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The precipitous rise in wealth inequity and decline in social mobility is a central problem confronting our democracy. American art museums symbolically bridge this gap by transforming private wealth into public good, and by teaching diverse populations about art as a shared value. However, behind the scenes, many museums contradict this mission with an organizational structure ruled by a wealthy minority. <wrap hi>My central question is: how might a museum’s structure instantiate a desire for access, democracy and wealth equality?</wrap> The Seattle Art Museum (SAM) presents a unique opportunity to explore this question. In 2006, SAM and Washington Mutual Bank (WaMu) became partners in a shared real estate agreement that allowed SAM to expand its galleries and WaMu to build new headquarters. Two years later, WaMu became the largest bank in U.S. history to fail, leaving SAM on uncertain financial footing. The aftermath of SAM and WaMu’s relationship provides the motivation for this project, and what we believe is real opportunity for social change. Seattle Art Mutual will consist of sequential two-year phases. In phase 1, a research group will investigate the social, political and economic history of SAM. We will analyze alternative models for corporate administration and creative methods for promoting institutional change. We will place this research in the context of Seattle’s history of utopian socialist communities. In phase 2, we will work with museum stakeholders to devise a plan to democratize SAM’s organizational structure and advocate for its adoption within the museum and city at large. Artistically, I am most interested in the process of consensus-building and persuasion: creating space to talk about difficult subjects such as class and wealth. “Museum stakeholders” represents a diverse set of communities. Roughly 40,000 households are currently SAM members. In addition, there are museum staff, curators, trustees, volunteers, artists, students in education programs and other non-member visitors. Initially, we will focus on the sixty-eight trustees who are SAM’s governing body. This focus is unusual among socially engaged artwork, which has largely partnered with disadvantaged or marginal communities. Seattle Art Mutual poses the interesting challenge of working for social change within communities of privilege. In my work, I have sought to position sites of authority as multivalent spaces full of potential for agency, pleasure and invention.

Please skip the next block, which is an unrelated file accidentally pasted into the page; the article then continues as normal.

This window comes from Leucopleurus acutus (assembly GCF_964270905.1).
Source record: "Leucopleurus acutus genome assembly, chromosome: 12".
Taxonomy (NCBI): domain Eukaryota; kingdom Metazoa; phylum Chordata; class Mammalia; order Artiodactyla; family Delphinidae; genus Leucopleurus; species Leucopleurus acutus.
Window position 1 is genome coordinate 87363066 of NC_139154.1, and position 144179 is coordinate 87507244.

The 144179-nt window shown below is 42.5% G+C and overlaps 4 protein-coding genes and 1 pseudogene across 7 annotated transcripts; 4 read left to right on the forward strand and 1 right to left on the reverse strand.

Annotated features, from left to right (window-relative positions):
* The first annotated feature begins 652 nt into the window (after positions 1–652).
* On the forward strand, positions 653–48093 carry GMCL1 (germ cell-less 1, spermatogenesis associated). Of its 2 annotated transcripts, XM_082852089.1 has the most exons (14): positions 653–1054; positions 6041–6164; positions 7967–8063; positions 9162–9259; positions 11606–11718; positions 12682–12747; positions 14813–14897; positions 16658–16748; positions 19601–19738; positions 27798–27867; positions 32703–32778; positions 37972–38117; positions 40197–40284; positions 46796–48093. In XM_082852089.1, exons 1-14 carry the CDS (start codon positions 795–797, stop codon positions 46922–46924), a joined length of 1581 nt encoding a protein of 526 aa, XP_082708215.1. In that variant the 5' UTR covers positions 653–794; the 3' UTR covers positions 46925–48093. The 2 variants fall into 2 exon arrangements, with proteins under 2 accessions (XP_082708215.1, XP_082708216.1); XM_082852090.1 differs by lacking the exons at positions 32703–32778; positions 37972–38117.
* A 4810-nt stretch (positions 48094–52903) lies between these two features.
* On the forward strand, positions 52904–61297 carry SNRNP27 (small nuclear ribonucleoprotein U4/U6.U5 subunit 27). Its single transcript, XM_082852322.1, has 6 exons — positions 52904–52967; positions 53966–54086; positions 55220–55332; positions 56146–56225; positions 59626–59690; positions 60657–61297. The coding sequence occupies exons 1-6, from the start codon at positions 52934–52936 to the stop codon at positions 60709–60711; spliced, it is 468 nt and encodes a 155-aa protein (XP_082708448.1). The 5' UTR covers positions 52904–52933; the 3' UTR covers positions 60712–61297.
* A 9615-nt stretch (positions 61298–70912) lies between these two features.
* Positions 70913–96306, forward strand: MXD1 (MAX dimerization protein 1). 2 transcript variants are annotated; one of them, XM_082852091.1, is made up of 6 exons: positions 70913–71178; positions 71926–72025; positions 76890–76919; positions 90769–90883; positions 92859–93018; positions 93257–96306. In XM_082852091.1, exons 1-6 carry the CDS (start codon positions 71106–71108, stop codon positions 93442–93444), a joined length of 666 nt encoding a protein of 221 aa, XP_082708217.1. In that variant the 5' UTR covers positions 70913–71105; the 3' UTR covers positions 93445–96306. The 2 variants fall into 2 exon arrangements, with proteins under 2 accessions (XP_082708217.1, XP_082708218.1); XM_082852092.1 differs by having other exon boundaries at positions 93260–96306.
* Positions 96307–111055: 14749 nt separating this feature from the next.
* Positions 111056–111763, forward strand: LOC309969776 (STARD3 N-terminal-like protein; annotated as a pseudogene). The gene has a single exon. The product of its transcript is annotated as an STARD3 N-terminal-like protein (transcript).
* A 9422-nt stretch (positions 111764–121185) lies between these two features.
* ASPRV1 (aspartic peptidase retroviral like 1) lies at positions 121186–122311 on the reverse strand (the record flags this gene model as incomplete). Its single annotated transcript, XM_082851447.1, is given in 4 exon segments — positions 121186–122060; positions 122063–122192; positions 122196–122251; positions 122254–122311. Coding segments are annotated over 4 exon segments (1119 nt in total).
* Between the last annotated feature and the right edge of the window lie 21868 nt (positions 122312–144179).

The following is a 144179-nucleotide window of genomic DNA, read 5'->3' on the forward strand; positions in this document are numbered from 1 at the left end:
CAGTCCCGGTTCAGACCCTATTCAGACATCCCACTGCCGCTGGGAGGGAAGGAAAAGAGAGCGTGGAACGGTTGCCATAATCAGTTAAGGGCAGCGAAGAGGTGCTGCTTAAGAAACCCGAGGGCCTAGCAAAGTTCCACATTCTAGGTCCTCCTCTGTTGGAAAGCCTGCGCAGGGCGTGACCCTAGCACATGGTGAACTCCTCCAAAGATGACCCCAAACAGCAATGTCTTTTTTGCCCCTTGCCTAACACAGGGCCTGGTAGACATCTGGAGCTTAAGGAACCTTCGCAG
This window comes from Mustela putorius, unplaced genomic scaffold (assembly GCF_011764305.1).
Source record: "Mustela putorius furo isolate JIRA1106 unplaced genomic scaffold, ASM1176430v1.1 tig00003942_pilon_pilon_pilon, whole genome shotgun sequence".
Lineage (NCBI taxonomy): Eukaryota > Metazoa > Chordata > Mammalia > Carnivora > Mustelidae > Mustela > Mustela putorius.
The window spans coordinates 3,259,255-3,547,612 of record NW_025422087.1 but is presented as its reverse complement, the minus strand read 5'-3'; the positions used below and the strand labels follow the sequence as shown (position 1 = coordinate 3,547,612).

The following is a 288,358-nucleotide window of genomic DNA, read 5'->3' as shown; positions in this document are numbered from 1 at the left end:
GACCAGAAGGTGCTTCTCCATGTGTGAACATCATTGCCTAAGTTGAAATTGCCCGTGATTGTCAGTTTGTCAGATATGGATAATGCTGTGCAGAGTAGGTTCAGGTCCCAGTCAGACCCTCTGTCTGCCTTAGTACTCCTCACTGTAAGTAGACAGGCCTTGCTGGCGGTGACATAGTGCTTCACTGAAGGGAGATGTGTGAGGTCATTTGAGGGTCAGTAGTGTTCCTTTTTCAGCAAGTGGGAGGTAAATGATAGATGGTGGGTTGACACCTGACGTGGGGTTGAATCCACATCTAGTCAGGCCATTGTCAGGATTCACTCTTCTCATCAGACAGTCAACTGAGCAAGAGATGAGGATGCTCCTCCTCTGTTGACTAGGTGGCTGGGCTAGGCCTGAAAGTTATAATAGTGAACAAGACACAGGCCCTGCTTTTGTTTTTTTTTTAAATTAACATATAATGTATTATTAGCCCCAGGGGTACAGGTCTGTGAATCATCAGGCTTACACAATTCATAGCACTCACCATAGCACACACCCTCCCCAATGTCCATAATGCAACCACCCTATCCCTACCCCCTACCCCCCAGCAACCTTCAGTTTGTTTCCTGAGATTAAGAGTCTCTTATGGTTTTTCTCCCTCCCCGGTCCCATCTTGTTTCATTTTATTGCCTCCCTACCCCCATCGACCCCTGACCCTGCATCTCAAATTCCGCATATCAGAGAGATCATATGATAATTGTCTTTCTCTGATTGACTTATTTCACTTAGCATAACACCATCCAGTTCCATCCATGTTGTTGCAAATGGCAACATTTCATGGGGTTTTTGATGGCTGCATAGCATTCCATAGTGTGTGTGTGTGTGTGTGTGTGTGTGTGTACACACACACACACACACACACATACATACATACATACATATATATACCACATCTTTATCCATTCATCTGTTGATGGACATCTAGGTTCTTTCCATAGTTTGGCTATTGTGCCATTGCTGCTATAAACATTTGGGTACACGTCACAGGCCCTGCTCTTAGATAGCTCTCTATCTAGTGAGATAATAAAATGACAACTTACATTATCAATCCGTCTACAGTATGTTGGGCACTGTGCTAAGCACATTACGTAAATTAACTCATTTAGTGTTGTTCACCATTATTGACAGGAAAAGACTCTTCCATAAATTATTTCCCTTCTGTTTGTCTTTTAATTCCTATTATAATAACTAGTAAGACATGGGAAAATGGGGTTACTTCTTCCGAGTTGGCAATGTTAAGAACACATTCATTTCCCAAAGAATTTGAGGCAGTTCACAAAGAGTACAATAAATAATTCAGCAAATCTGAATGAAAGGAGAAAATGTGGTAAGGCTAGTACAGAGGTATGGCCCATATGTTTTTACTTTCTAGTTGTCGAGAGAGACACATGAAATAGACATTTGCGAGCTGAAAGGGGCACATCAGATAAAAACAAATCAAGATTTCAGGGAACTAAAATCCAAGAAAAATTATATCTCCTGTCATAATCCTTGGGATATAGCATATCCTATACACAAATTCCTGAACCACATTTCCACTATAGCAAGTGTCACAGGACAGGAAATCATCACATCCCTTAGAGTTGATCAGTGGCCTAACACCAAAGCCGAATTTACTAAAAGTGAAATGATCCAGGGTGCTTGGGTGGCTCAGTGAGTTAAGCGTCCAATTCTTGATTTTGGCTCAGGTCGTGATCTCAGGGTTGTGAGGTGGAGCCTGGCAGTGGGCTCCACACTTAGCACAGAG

I have found that non-confrontational artistic approaches can access and influence existing power structures where political processes may fail. Alongside the trustees, my research group will work with the local artists’ community. Preliminary conversations have suggested this community will be a strong source of ideas, support and solidarity. Later in the year, we will expand our outreach to the museum membership in order to rally a broad base of support. Seattle is at a moment of extraordinary physical and economic change with increasingly stark economic divisions. Museums are powerfully symbolic institutions. With Seattle Art Mutual, I am framing the museum’s administrative structures themselves as symbolic forms. My project proposes transforming a very visible and charged civic site, rich with history and symbolism. In doing so, I hope to transform the way many people understand what is possible for ourselves and our city. -- Matthew Offenbacher